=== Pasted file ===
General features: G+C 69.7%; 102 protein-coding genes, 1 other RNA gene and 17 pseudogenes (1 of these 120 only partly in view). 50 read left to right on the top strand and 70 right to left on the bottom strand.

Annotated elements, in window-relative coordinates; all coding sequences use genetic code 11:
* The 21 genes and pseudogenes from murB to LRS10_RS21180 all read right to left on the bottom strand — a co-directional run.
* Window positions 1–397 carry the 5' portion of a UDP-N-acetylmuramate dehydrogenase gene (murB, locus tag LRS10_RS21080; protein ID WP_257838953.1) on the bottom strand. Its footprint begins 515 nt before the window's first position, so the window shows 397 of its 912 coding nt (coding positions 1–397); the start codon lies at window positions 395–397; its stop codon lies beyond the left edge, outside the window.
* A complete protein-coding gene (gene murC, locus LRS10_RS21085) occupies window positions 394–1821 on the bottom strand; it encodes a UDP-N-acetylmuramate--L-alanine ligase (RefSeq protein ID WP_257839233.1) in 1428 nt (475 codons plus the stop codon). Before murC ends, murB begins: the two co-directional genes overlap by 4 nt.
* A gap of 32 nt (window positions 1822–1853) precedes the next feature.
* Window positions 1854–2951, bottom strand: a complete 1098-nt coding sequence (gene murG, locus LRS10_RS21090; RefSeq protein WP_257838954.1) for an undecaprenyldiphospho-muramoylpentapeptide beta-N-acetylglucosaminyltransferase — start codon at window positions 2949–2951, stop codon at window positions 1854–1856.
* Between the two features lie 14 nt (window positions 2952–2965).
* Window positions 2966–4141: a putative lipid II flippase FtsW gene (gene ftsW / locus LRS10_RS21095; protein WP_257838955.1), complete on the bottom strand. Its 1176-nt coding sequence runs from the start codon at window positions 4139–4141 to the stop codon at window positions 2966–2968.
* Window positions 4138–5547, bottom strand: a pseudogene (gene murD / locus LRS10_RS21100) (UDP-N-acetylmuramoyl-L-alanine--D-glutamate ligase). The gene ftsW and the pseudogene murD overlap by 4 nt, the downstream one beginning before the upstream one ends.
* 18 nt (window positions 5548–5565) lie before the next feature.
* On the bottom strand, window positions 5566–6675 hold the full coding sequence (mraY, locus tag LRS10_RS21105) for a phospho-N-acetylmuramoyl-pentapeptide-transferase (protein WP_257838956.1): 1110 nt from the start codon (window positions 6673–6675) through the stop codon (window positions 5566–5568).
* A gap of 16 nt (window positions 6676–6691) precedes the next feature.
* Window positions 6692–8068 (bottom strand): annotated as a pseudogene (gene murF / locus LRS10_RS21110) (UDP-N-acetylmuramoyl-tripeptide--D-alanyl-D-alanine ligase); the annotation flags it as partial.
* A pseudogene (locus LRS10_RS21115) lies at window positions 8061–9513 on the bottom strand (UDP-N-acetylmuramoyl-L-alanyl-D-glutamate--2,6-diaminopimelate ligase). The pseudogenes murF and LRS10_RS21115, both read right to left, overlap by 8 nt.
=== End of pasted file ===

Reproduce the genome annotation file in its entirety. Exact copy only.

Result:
General features: G+C 69.7%; 102 protein-coding genes, 1 other RNA gene and 17 pseudogenes (1 of these 120 only partly in view). 50 read left to right on the top strand and 70 right to left on the bottom strand.

Annotated elements, in window-relative coordinates; all coding sequences use genetic code 11:
* The 21 genes and pseudogenes from murB to LRS10_RS21180 all read right to left on the bottom strand — a co-directional run.
* Window positions 1–397 carry the 5' portion of a UDP-N-acetylmuramate dehydrogenase gene (murB, locus tag LRS10_RS21080; protein ID WP_257838953.1) on the bottom strand. Its footprint begins 515 nt before the window's first position, so the window shows 397 of its 912 coding nt (coding positions 1–397); the start codon lies at window positions 395–397; its stop codon lies beyond the left edge, outside the window.
* A complete protein-coding gene (gene murC, locus LRS10_RS21085) occupies window positions 394–1821 on the bottom strand; it encodes a UDP-N-acetylmuramate--L-alanine ligase (RefSeq protein ID WP_257839233.1) in 1428 nt (475 codons plus the stop codon). Before murC ends, murB begins: the two co-directional genes overlap by 4 nt.
* A gap of 32 nt (window positions 1822–1853) precedes the next feature.
* Window positions 1854–2951, bottom strand: a complete 1098-nt coding sequence (gene murG, locus LRS10_RS21090; RefSeq protein WP_257838954.1) for an undecaprenyldiphospho-muramoylpentapeptide beta-N-acetylglucosaminyltransferase — start codon at window positions 2949–2951, stop codon at window positions 1854–1856.
* Between the two features lie 14 nt (window positions 2952–2965).
* Window positions 2966–4141: a putative lipid II flippase FtsW gene (gene ftsW / locus LRS10_RS21095; protein WP_257838955.1), complete on the bottom strand. Its 1176-nt coding sequence runs from the start codon at window positions 4139–4141 to the stop codon at window positions 2966–2968.
* Window positions 4138–5547, bottom strand: a pseudogene (gene murD / locus LRS10_RS21100) (UDP-N-acetylmuramoyl-L-alanine--D-glutamate ligase). The gene ftsW and the pseudogene murD overlap by 4 nt, the downstream one beginning before the upstream one ends.
* 18 nt (window positions 5548–5565) lie before the next feature.
* On the bottom strand, window positions 5566–6675 hold the full coding sequence (mraY, locus tag LRS10_RS21105) for a phospho-N-acetylmuramoyl-pentapeptide-transferase (protein WP_257838956.1): 1110 nt from the start codon (window positions 6673–6675) through the stop codon (window positions 5566–5568).
* A gap of 16 nt (window positions 6676–6691) precedes the next feature.
* Window positions 6692–8068 (bottom strand): annotated as a pseudogene (gene murF / locus LRS10_RS21110) (UDP-N-acetylmuramoyl-tripeptide--D-alanyl-D-alanine ligase); the annotation flags it as partial.
* A pseudogene (locus LRS10_RS21115) lies at window positions 8061–9513 on the bottom strand (UDP-N-acetylmuramoyl-L-alanyl-D-glutamate--2,6-diaminopimelate ligase). The pseudogenes murF and LRS10_RS21115, both read right to left, overlap by 8 nt.